The preferred additives are zeolites, and activated bauxites, which may be used alone or in combinations. Typically, cationic exchange materials will exchange a hydrogen ion for a positive ion while anionic exchange materials exchange a hydroxide ion for a negative ion whereby hydrogen and hydroxide ions that are generated in the jacket area will combine to form water. In the absence of ionic impurities, pure water is not considered to be a significant contributor to cable degradation by water treeing.
The amount of ion exchange or ion scavenging additives used in the jacket material will typically vary between 5 and 20 percent of the total weight of the jacket material. The mixing characteristics of the additive to the base polymer of the jacket material will be affected by the type of additive, its particle size and the nature of the base polymer. Typical particle size for the additives may be in the range of 25 to 100 micrometers for organic additives and 5 to 50 micrometers for inorganic additives. The optimum particle size depends upon, among other factors, the type of additive, the relative amount of the additive, thickness of the jacket, the nature of the host material and the weight percent of the additive used, i.e. known as the load of the content.
Referring to FIG. 2, there are shown the results of an ion penetration test. An ion penetration test was conducted on a conventional cable comprising an outer cable jacketing material (polyethylene) a semiconducting outer shield (carbon black filled with EVA) placed on a layer of electrically stressed insulation made of XLPE. The cable jacket outer surface was exposed to a solution containing calcium and potassium ions. The concentration of calcium and potassium ions penetrating the jacket and shields were measured after 6,660 hours of aging. As can be seen from the figure, both ions not only penetrated the jacket but also the shield at about 500 ppm potassium and about 800 ppm of calcium 20 mils. beneath the outer surface of the jacket.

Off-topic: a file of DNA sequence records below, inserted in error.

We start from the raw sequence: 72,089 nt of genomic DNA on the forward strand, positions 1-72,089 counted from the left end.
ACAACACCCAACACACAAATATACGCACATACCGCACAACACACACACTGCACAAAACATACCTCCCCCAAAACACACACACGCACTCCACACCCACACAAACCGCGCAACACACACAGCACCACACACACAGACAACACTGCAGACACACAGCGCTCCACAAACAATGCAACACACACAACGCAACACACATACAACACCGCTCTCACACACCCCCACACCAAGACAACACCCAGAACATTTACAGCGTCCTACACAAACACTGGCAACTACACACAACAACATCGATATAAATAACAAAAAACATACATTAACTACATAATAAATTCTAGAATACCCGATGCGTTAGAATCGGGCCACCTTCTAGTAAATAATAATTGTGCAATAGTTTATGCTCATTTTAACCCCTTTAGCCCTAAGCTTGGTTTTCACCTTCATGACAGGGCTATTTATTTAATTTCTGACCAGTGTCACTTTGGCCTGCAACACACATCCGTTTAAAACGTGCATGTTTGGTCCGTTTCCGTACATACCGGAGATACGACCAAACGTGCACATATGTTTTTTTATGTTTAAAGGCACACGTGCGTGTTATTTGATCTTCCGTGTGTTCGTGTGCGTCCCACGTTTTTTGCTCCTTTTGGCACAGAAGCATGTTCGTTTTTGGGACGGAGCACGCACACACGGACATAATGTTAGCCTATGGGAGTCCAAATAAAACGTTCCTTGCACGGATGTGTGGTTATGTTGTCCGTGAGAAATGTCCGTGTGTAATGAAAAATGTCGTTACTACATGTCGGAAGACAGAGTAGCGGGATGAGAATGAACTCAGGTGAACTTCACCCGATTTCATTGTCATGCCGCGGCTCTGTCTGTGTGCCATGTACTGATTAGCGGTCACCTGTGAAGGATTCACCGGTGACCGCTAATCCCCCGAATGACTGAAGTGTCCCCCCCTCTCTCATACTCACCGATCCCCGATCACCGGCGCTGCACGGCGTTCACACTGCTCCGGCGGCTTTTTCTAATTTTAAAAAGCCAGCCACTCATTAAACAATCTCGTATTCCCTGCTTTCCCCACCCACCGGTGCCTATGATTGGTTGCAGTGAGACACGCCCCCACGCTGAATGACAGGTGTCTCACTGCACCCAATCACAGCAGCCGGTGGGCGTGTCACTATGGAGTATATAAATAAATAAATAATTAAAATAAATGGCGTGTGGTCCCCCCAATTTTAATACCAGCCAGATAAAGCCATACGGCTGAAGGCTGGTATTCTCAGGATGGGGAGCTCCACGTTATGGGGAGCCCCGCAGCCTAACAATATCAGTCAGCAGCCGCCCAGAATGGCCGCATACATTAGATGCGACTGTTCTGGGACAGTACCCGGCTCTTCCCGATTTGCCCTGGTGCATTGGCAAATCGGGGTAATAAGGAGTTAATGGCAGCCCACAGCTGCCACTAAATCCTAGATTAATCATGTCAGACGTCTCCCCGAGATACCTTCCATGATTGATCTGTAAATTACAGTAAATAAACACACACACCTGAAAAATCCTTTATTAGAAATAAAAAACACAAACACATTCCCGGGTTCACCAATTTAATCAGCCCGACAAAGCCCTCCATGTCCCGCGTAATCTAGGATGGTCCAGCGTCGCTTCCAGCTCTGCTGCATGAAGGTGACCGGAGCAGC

Referring to FIG. 3, a second set of tests was conducted except the cable jacket material was replaced with polyethylene modified with five percent by weight of zeolite. As can be seen from FIG. 3, beyond the depth of about four mils. into the jacket, the potassium and ion concentrations were in the order of 100 ppm. In the shield, the potassium and ion concentrations were no higher than about 200 ppm.
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|U.S. Classification||174/110.00R, 174/110.0AR, 174/110.0PM|
|International Classification||H01B3/44, H01B7/28|
|Cooperative Classification||H01B3/441, H01B7/2813|
|European Classification||H01B7/28D, H01B3/44B|
|Nov 14, 1995||AS||Assignment|
Owner name: UNIVERSITY OF CONNECTICUT, CONNECTICUT
Free format text: ASSIGNMENT OF ASSIGNORS INTEREST;ASSIGNORS:MASHIKIAN, MATTHEW S.;GROGER, JOSEPH H.;TANAKA, JOHN A.;AND OTHERS;REEL/FRAME:007721/0087;SIGNING DATES FROM 19951026 TO 19951028
|Jan 13, 2003||FPAY||Fee payment|
Year of fee payment: 4
|Jul 5, 2007||REMI||Maintenance fee reminder mailed|
|Dec 21, 2007||LAPS||Lapse for failure to pay maintenance fees|
|Feb 12, 2008||FP||Expired due to failure to pay maintenance fee|
Effective date: 20071221